by Madeline Iva
Rumored to have three times the sex drive. Scientifically proven to be more sensitive to pain. Rare–if you’re not in Scotland. Generating their own Vitamin D. Yes, I’m talking about Red Heads and the power of red heads.
This week we’re talking about All Things Scottish to celebrate the publication of Liz Everly’s latest book LIKE HONEY. This book takes place in Scotland on a honey farm, and captures a lot of the beauty of the land, and the appeal of the Scottish men.
I find everything about Scotland appealing in theory…except for red heads. Two highly scarring events in my teen years left me highly ambivalent towards red heads.
In eighth grade I had a friend named Dawn. Had being the operative word. In eighth grade I also had my first massive boy crush–on a guy named Chris. Chris was an eighth grade version of Keanu Reeves. Not much to say for himself, but tall with black hair/black eyes and pale skin. Did I mention he was tall? My pubescent heart went pitter pat every time he smiled. He had perfect teeth.
In my group of friends I thought Dawn was the plainest of us all. Kinda ugly even. Thick yellowish plastic glasses, small rodent teeth, and big goggly blue-gray eyes. Sorta short, sorta blah, she no neck really, but she had milky pale skin and YES, super long curly red hair (Gah!).
Now, I was no stunner myself at this age. I had greasy short hair, braces, acne, and was over all rather bloated. Still, I didn’t think that I was too repulsive. I mean, considering the warty general population of eighth grade overall. I had good posture. I was also *ahem* aware of my supreme intelligence and killer charm.
Perhaps looking back I vastly underrated my own aggressive attitude and hostile demeanor. Most of the time I looked and acted like an outraged piranha. Still, I thought I had it going on compared to Dawn. Also I saw Chris first.
Or at least I dominating his attention in our first period biology class no matter who was watching.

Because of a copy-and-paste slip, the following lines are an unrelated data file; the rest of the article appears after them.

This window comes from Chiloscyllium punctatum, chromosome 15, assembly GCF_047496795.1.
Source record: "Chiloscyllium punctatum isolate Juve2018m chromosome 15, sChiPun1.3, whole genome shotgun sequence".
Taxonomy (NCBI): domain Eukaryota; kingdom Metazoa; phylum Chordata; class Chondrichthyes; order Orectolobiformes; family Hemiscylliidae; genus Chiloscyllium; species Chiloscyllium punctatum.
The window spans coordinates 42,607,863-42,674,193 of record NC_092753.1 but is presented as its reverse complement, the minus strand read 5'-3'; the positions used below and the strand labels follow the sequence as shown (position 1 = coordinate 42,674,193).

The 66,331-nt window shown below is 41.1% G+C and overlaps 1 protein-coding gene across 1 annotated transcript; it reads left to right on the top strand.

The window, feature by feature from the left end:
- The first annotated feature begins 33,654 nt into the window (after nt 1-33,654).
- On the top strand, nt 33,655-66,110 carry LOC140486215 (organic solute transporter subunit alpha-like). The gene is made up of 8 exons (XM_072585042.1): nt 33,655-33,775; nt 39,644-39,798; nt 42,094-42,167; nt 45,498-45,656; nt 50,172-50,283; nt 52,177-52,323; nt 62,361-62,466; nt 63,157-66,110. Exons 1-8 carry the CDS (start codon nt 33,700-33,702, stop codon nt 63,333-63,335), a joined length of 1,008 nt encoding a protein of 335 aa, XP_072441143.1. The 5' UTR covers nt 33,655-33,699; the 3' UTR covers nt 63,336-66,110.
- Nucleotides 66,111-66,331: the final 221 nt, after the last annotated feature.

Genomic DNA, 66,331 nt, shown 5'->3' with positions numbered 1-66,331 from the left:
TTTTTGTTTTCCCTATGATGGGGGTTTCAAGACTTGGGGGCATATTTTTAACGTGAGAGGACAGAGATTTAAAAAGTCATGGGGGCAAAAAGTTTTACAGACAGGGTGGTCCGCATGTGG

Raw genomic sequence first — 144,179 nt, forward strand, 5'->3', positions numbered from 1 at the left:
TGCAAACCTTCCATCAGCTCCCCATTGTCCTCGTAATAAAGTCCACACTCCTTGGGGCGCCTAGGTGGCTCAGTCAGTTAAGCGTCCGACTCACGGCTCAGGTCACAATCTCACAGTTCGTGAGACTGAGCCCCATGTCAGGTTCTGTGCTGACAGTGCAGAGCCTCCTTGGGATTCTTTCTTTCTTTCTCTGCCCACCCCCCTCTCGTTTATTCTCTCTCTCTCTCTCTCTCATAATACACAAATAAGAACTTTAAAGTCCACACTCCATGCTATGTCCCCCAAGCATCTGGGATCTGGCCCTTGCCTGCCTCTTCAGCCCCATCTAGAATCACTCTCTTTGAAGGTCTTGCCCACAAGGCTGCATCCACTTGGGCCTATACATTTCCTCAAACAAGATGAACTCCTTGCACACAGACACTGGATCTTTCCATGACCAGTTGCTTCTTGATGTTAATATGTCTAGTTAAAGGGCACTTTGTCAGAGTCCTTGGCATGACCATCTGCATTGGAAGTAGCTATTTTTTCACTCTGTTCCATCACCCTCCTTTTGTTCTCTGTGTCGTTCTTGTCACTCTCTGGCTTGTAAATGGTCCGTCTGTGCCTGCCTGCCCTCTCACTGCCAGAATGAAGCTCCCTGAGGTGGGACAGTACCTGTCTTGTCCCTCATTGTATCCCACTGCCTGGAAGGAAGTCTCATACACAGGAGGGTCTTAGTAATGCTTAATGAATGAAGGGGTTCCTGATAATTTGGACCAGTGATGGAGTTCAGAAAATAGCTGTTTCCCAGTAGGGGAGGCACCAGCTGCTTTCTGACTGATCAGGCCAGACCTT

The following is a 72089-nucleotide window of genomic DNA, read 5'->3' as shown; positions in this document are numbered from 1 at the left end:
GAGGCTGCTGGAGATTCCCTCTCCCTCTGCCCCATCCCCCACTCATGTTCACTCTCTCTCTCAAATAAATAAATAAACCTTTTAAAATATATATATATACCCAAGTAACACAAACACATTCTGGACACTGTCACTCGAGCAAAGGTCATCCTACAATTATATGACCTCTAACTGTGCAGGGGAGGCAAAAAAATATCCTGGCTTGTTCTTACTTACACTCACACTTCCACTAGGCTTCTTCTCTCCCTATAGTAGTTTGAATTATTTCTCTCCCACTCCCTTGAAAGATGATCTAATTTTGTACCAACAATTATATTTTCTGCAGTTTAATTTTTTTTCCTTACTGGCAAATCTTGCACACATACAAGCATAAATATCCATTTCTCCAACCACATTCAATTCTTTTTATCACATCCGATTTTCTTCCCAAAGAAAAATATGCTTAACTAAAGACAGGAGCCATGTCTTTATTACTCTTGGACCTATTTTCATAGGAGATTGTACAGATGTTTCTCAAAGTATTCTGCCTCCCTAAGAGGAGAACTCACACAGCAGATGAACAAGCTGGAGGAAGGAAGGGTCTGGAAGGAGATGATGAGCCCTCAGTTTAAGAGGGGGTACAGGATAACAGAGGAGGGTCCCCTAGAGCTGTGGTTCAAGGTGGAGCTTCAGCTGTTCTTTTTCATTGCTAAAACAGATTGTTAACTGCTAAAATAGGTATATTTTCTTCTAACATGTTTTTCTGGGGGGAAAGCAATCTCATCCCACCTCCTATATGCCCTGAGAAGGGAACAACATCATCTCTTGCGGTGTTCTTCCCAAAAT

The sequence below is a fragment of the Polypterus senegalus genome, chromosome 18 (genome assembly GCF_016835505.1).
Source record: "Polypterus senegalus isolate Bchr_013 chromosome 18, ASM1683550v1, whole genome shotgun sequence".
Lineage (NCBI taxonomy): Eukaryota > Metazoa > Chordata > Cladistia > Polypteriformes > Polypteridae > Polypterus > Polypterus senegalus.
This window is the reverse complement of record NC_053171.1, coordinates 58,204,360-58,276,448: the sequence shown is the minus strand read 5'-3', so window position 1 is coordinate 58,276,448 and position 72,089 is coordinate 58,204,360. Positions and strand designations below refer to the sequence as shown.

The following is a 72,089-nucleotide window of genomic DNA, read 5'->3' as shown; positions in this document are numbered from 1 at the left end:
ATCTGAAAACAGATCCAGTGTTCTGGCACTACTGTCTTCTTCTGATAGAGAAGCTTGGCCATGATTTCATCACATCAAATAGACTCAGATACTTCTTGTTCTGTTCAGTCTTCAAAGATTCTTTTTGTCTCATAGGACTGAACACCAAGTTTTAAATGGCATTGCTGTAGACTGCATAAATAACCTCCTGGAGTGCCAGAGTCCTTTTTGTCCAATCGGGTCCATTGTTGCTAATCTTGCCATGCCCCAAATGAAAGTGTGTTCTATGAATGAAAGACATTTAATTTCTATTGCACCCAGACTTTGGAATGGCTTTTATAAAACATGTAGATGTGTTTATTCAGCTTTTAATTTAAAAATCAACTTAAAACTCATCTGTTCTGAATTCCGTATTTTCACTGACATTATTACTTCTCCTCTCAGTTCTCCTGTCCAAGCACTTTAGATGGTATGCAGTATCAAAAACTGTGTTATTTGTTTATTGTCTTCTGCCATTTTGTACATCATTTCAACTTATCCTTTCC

They were definitely watching and disapproving. Nevertheless, I was mysteriously compelled to attempt to charm Chris, aiming my conversational skills right between his eyes. In a bold, daring move I even got a ten dollar roll of quarters off my mother and showed up after school at the arcade Chris and his geeky buddies visited. I’m not sure what I thought I would achieve. It was an unconscious urge, a driving compulsion for propinquity.
Dawn somehow got wind of my arcade coup, and urged on by my friends, ah, frenemies, they descended upon me, Chris, and all his pac man playing buddies. Over the next two hours it slowly dawned on me that this was an unspoken declaration of war. During biology every first period after that, I would sit across from Chris and now Dawn would pop over and sit next to me. I would talk. Chris remained silent unless prodded to speak. Dawn cultivated this fit of maidenly meekness which made me ill, and I got no indication at all which one of us he liked.
I have no idea how things really went down at the dance between Dawn and Chris. I was told they slow danced together and my unspoken hopes were crushed. Let us draw a curtain over this dismal scene. I held my head high and carried on.
Come April our year books were passed out. Dawn’s friends/my frenemies made sure to haul out Dawn’s yearbook when she was conveniently absent, just to grind my lesson in misery deep. They pointed out where Chris had written in Dawn’s yearbook “Don’t worry about her. I don’t like her, I like you and your long red hair.” 🙁
Foiled by a red head.
The knock to my heart and confidence was so severe, I was never quite the same. Which is probably a good thing. Certainly I’ve toned down my piranha act a notch or two. Dawn and Chris broke up almost immediately that summer and I went on to develop better taste in men.
My next helpless crush started in ninth grade. He was seven years older than me. He had hair like fire and a beard like satan. It turns out that I too, was susceptible to gingery hotness.
I eventually got over that crush as well. (Because he liked someone else better than me–Gah!)
A true red head is pretty rare–if you’re not in Scotland. Thank goodness.
Twice burned, I’m now involuntarily shy about red heads. A little red goes a long way. Auburn hair is a much safer bet, and I will admit to liking a bit of burning red in the soft brown hair of my one true love.
What do you think, fair readers? Better red than dead? Sound off below. And if you haven’t followed our blog, please do.